Raised Garden Bed, Part 2

After putting in the structure of my cedar raised garden bed, I have been gradually filling it with layers of compostable material along with the soil I had taken out. This is called “sheet mulching” or “lasagna gardening” and is a great easy method to enrich the soil. In its most complete form, sheet mulching includes laying down cardboard or newspapers on top of whatever is growing on the ground (lawn, etc.) without any digging required. But since I wanted to have a deeper root zone in this raised bed, I did weed the soil and dig down deeper. Autumn is an excellent time to sheet mulch because the bed will have all winter to decompose and be ready for planting in the spring.

This is a form of composting in place, so you alternate layers using amendments rich in nitrogen (called “green”) or carbon (“brown”), but it also depends on what you happen to have in your yard. A basic permaculture principle is that waste is just nourishment for another part of the life cycle. So we are taking “waste” and giving it a chance to grow food next year. We have lots of leaves in our yard, so that is an important source of “brown”, and we also live within a half hour of the beach, so we use seaweed gathered at the shore as a source of “green.” I had a chance to go to Kettle Cove on Sunday to gather a bunch.

Kettle cove beach with seaweed.

Here is my list of layers from the bottom (5 inches below ground level) up, with some photos along the way:

  • soil from the site
  • rock dust: I added some handfuls of rock dust, which adds trace minerals (I had collected a bucket-full a few years ago from a local quarry.)
Rock dust over soil in raised bed.
Rock Dust over soil
  • a bit of old seaweed, collected earlier this year.
  • leaves mixed with a little bit of grass clippings, from Margy’s leaf collecting.
  • a few branches (I remembered this from my hugelkultur adventures) These are good for water retention, slow release of nutrients—I just added a few, and then buried them in the leaves—I could have done a lot more, but also didn’t want to limit the roots.
leaves, branches
  • more soil
  • After my trip to the beach, I added more fresh seaweed, a generous layer of it: seaweed is a great source for nitrogen, potassium, phosphate and magnesium, and many trace minerals. Note, I also added the second layer of cedar planks to bring it to its full height of 11 inches.
Seaweed in the raised bed.
  • more dried leaves with a little bit of grass clippings
  • composted coffee chaff (which was in a barrel we kept next to our compost bin to add after kitchen scraps: after a couple years it composted itself!)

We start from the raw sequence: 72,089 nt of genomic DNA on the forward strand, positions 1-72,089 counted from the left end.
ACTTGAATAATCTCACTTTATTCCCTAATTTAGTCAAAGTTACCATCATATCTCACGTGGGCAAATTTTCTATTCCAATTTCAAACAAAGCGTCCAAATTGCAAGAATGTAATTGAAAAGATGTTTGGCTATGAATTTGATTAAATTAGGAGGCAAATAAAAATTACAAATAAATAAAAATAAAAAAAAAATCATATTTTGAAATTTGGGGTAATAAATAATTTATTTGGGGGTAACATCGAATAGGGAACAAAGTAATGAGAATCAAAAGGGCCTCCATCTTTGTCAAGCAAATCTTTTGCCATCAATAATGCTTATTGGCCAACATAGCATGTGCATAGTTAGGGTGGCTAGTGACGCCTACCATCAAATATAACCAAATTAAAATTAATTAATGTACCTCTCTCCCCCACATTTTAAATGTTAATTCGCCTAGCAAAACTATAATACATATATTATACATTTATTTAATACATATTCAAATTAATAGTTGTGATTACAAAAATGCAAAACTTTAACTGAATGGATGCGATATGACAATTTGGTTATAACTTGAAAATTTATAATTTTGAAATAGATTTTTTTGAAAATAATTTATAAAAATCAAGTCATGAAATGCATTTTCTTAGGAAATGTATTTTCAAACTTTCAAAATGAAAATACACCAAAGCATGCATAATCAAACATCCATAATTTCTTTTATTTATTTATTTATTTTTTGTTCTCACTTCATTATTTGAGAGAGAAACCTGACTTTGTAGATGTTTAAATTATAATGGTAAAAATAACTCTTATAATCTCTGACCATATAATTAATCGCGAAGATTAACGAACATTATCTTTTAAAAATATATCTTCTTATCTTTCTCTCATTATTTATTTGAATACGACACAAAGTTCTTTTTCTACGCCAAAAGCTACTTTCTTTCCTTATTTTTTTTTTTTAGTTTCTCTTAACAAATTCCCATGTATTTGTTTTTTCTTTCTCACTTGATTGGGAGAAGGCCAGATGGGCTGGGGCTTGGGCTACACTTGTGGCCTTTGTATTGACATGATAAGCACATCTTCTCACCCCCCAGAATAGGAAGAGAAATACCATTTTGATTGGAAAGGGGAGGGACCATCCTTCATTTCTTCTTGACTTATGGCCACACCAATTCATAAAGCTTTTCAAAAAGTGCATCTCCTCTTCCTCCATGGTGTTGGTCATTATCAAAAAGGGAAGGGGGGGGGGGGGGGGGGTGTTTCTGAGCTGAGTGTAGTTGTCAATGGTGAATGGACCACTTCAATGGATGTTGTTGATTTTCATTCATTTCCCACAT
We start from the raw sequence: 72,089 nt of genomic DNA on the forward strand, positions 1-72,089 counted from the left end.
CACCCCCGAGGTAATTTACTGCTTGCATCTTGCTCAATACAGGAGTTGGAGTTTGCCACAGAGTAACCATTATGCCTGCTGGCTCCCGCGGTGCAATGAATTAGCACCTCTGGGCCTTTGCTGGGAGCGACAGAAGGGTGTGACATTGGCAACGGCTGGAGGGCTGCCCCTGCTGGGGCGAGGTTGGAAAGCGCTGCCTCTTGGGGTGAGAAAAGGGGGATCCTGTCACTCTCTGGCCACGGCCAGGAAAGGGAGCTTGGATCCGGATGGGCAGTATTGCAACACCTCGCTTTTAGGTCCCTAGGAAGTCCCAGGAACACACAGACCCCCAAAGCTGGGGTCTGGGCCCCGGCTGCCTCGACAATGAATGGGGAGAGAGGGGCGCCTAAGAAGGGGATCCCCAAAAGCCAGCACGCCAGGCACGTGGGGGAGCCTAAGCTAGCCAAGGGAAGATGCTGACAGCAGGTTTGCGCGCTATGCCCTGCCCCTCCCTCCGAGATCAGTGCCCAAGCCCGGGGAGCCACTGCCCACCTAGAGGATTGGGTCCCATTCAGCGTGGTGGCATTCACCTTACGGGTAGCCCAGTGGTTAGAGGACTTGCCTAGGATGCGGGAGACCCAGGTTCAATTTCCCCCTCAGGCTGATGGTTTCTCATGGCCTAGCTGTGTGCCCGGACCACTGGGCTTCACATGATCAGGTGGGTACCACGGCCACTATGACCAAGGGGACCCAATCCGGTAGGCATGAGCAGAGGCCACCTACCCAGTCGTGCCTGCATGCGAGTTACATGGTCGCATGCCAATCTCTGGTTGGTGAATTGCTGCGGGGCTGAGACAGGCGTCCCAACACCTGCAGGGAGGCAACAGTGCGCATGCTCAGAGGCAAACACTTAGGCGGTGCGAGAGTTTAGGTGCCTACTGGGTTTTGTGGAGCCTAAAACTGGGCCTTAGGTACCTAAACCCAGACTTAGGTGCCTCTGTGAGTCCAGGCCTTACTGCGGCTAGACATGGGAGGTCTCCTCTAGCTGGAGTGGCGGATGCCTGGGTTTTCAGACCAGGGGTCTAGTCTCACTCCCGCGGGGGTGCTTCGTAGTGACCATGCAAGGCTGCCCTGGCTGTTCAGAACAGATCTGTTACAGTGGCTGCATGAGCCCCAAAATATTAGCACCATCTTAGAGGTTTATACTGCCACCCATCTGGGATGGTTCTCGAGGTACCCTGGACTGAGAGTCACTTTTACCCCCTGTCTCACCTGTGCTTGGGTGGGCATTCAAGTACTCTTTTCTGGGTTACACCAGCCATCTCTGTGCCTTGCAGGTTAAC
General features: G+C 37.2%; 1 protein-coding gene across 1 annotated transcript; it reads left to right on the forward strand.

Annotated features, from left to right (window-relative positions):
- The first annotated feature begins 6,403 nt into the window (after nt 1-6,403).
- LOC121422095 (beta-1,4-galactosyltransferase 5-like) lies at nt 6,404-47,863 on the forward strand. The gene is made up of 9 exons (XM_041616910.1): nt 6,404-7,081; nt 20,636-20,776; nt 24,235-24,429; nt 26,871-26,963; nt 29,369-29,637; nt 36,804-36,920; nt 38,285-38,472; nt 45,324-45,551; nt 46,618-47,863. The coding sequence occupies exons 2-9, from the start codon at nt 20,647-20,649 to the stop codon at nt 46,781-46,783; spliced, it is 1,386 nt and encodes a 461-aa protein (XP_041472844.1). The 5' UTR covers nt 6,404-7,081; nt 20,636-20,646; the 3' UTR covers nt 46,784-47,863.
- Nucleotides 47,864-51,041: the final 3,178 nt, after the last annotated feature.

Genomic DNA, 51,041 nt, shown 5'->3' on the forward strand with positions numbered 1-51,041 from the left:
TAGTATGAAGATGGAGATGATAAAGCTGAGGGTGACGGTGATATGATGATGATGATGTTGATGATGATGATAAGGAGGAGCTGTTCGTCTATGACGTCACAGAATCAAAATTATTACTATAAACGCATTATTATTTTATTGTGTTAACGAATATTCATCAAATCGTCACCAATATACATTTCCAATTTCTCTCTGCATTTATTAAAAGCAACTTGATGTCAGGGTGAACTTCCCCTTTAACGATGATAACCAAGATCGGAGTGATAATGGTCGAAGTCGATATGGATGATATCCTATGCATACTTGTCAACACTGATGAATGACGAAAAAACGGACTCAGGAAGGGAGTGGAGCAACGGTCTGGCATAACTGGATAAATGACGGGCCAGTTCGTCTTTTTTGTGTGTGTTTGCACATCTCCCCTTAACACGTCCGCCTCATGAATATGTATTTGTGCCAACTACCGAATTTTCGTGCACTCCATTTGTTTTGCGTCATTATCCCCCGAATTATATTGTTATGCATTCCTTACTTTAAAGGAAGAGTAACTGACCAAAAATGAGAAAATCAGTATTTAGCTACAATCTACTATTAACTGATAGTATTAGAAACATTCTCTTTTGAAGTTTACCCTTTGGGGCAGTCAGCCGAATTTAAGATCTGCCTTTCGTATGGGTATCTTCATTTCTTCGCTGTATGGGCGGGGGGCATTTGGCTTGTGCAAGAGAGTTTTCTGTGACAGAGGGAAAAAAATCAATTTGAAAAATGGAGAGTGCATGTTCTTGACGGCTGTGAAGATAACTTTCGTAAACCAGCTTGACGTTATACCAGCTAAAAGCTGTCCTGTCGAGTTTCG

• more soil
  • a couple inches of composted manure: we have a pile of it from last year, but we have to sift it because it has become full of roots.
  • green cuttings from garden cleanup.
Garden cuttings over compost.
  • leaf mould from leaves left in a barrel for a couple years
  • more leaves to top it off.

And today it is complete! The rest will be done by winter, and soil creatures and time.

Raised Garden Bed, Part 1

I have to laugh at myself. After hardly having enough energy to keep up with the garden all summer, I took on the idea of creating a new raised bed. It was a 3′ by 6′ by 11″ kit with eight planks of cedar and 4 metal poles to insert in holes at the corners, but I bravely decided to add hardware cloth underneath to protect against little tunneling creatures. (And on that note, I managed to catch a glimpse of a tunneler in the act–turns out to be a tiny star-nosed mole. It seems to especially like to burrow under our wood chip paths. But apparently they are not huge hazards to the garden, so that is good to know. They eat grubs and other insects, not roots.)

So everything arrived–kit, hardware cloth, staple gun, staples–and I started to figure out how to be able to assemble the 4 foot wide hardware cloth to the boards so it would go 5 or 6 inches into the ground to make room for deeper roots. After a lot of math, several scratches on my hands, and many staples, step one complete:

Hardware cloth stapled to cedar planks.

Margy helped me move the whole thing over to the 3 by 6 hole that I had dug earlier.

Hole dug in ground with dirt in two wheelbarrow on either end.
Hardware cloth and planks over hole.

I assembled the bed by bending in the corners of the hardware cloth so that the ends of the planks met, and then I secured the planks with the metal poles. But it didn’t fit into the hole I had dug–the hole was too shallow. So I tilted the whole assembly over to stand on its side, while I did more digging, piling the extra dirt on a piece of cardboard on the side.

Cedar planks and hardware cloth assembled and on its side next to hole

I repeated this step several times until finally everything fit. Hurray! I added the dirt from the cardboard into the cedar bed, and called it enough for one day. I still have to add the second tier of cedar planks, and all the contents–but that can be a new post.

Cedar bed in/on the ground

Meanwhile, somewhere in the middle of it all, I was happy to take time to collapse in the hammock with Margy. I am sore and exhausted, but it was a good day.

Two pairs of feet side by side in the hammock.

Hugelkultur, part one & a half

Time to do the next steps for our new hugelkulture bed, but I wasn’t sure what kinds of materials to put on first. After doing more research online, many suggested that soil plus nitrogen rich materials like cut grass were next. But then I realized I needed to back up a bit. In order to stabilize the mound, it was recommended to put soil in between the cracks and crevices formed by the logs on the bottom. So I took off the smaller branches I had already placed on top, to expose more of the logs underneath.